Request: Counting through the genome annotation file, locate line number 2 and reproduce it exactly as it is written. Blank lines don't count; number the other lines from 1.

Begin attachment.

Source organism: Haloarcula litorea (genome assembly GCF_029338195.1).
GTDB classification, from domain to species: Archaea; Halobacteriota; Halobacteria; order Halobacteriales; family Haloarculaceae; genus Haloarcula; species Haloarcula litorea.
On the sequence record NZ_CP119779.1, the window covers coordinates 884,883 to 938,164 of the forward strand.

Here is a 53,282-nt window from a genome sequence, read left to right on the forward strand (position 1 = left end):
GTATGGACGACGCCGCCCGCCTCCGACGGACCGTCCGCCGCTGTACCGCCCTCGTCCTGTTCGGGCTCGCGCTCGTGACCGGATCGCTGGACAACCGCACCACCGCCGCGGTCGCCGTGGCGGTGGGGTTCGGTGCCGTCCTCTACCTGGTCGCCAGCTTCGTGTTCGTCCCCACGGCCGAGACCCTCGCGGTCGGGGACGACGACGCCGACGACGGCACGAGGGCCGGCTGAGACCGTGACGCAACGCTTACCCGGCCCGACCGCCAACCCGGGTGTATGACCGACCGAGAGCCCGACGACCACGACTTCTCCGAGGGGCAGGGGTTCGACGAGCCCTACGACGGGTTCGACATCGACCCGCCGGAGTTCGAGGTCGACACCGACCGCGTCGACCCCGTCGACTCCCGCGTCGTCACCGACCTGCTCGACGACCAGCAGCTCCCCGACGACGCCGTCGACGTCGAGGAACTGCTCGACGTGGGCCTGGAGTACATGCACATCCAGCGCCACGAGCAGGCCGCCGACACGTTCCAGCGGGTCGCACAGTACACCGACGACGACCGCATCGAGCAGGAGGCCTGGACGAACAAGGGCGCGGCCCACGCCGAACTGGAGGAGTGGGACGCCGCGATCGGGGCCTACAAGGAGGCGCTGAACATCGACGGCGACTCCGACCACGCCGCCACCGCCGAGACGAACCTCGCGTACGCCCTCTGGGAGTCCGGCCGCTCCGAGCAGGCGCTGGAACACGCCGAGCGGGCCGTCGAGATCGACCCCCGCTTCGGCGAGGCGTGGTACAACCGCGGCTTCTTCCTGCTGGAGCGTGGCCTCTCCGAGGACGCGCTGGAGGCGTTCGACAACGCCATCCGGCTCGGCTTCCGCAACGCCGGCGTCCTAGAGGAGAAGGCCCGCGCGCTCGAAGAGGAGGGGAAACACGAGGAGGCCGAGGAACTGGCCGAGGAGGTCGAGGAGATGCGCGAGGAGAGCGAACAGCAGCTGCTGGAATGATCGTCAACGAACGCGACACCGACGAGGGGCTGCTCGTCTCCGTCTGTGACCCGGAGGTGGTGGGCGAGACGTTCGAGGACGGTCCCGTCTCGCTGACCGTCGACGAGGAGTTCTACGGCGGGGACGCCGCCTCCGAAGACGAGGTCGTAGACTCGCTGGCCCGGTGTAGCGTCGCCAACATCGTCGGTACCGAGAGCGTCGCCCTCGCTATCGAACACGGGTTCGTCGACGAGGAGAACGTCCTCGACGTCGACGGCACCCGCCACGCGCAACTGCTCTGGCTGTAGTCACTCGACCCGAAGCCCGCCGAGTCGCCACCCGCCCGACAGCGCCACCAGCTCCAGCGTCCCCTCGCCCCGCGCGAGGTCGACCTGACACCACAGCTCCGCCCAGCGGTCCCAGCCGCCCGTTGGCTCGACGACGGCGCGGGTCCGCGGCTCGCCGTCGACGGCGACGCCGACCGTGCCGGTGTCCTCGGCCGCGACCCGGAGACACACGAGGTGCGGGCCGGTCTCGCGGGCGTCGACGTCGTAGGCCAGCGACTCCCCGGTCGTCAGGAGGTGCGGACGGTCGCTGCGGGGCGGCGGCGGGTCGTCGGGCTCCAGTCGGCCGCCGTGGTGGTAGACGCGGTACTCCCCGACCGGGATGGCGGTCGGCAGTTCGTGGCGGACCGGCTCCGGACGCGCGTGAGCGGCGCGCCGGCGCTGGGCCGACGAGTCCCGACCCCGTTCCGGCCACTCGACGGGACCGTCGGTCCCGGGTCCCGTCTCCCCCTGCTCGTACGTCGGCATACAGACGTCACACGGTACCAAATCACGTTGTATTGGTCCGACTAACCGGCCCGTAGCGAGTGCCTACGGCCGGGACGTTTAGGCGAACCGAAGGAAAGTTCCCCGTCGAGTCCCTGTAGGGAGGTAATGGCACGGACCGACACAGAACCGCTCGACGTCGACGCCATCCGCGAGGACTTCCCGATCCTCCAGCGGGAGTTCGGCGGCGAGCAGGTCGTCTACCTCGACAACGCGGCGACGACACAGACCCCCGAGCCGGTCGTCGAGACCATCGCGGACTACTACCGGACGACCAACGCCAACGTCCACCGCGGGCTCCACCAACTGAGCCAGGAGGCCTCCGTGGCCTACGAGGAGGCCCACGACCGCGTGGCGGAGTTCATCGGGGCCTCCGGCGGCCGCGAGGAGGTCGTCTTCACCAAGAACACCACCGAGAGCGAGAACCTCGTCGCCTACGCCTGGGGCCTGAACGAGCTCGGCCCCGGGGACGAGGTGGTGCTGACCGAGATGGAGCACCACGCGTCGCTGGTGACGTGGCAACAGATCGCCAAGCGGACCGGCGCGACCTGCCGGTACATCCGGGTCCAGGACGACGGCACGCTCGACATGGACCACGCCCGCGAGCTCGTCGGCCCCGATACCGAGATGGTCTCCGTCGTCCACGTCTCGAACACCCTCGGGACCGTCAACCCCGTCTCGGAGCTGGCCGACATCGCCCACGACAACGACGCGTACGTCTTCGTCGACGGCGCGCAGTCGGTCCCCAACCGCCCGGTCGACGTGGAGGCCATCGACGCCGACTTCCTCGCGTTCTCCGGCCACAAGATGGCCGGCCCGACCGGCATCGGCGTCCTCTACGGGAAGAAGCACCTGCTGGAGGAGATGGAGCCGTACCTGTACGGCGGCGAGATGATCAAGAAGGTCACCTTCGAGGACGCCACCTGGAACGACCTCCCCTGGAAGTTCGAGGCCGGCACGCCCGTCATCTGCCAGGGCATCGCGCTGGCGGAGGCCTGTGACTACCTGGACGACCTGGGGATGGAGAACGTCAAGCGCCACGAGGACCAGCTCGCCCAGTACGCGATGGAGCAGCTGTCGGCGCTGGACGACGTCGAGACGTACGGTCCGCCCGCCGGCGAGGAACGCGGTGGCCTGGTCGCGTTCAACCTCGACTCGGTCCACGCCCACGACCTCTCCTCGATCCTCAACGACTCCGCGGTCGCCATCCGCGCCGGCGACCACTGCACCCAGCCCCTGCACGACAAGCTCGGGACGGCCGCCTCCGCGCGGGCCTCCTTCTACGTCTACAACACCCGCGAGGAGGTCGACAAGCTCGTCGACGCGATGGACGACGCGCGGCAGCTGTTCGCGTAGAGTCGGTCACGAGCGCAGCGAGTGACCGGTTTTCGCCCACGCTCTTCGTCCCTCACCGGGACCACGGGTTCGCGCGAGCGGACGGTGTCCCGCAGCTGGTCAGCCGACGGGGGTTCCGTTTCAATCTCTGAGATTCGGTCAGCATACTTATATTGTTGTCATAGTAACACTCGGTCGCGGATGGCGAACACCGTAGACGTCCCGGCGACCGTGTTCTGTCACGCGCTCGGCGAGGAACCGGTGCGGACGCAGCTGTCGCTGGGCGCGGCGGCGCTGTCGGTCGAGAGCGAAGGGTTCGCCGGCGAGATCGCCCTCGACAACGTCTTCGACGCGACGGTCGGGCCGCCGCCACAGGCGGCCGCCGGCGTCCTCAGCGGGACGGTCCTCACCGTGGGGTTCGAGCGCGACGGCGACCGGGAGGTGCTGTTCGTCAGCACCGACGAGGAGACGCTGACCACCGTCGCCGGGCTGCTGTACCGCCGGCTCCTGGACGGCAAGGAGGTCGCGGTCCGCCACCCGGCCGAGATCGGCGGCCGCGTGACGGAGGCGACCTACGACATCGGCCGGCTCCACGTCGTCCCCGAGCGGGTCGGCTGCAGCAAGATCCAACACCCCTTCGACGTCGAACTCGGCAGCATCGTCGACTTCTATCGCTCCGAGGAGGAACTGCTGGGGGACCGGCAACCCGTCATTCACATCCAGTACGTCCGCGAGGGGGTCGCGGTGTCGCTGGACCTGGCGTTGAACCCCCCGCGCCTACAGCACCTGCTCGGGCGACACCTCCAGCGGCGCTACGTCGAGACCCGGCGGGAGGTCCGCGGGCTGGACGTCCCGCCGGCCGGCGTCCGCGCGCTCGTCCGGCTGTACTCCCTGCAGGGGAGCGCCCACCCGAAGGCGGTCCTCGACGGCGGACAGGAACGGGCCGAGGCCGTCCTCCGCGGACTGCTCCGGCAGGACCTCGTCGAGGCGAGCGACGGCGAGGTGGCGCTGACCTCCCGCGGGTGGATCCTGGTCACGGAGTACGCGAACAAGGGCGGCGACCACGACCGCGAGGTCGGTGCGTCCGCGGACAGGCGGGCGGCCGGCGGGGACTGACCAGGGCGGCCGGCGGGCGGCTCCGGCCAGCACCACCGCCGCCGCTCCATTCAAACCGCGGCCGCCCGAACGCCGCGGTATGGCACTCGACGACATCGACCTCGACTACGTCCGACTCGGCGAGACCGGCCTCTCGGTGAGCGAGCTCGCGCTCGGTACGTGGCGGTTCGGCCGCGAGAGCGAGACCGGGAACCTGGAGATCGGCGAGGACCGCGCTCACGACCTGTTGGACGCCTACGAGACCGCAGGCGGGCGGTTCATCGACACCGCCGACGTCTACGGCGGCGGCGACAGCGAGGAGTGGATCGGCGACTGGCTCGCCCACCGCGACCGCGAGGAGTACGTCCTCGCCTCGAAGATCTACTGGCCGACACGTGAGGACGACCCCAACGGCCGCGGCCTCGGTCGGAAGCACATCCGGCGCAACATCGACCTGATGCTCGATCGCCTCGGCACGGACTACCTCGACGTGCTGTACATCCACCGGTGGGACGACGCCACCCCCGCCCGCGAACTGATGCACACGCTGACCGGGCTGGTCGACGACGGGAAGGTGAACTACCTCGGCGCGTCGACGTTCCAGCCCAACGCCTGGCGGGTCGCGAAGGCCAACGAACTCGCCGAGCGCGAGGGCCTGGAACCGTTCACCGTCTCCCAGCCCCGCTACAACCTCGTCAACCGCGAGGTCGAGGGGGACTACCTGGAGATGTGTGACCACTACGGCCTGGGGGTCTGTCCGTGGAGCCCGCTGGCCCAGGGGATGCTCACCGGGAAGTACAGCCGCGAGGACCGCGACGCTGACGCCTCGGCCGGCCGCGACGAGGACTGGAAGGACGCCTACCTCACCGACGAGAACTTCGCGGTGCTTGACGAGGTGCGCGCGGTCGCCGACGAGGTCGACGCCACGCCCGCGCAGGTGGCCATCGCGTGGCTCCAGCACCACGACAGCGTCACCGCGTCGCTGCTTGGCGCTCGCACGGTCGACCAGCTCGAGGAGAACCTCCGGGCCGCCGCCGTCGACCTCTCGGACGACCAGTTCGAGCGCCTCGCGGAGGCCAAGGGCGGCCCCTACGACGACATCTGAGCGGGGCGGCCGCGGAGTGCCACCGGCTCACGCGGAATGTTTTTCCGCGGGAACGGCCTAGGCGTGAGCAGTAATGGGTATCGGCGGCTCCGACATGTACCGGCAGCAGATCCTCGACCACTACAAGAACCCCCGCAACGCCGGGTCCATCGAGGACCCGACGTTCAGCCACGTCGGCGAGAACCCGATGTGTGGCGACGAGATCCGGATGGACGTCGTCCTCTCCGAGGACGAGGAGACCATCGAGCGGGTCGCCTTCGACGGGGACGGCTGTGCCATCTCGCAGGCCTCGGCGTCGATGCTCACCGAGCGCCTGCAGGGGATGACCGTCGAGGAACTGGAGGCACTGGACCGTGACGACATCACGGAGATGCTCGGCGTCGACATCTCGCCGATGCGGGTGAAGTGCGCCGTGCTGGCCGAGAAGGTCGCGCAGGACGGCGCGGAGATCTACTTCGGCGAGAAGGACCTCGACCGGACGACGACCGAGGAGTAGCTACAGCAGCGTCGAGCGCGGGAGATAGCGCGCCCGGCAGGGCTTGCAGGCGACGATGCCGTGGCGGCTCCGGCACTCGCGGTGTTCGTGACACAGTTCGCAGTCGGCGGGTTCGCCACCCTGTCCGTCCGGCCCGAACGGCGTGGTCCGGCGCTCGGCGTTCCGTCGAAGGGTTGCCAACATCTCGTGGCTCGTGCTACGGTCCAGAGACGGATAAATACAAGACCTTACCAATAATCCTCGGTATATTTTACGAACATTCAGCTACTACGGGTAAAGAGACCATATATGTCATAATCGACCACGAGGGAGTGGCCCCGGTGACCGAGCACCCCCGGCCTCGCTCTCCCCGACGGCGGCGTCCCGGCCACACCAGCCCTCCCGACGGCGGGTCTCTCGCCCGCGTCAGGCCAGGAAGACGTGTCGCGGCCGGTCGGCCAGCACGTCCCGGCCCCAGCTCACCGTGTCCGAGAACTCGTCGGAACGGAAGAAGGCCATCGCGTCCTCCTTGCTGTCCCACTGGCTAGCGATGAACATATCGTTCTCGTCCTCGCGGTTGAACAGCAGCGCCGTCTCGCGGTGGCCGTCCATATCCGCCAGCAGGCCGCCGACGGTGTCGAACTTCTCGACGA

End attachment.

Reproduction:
GTDB classification, from domain to species: Archaea; Halobacteriota; Halobacteria; order Halobacteriales; family Haloarculaceae; genus Haloarcula; species Haloarcula litorea.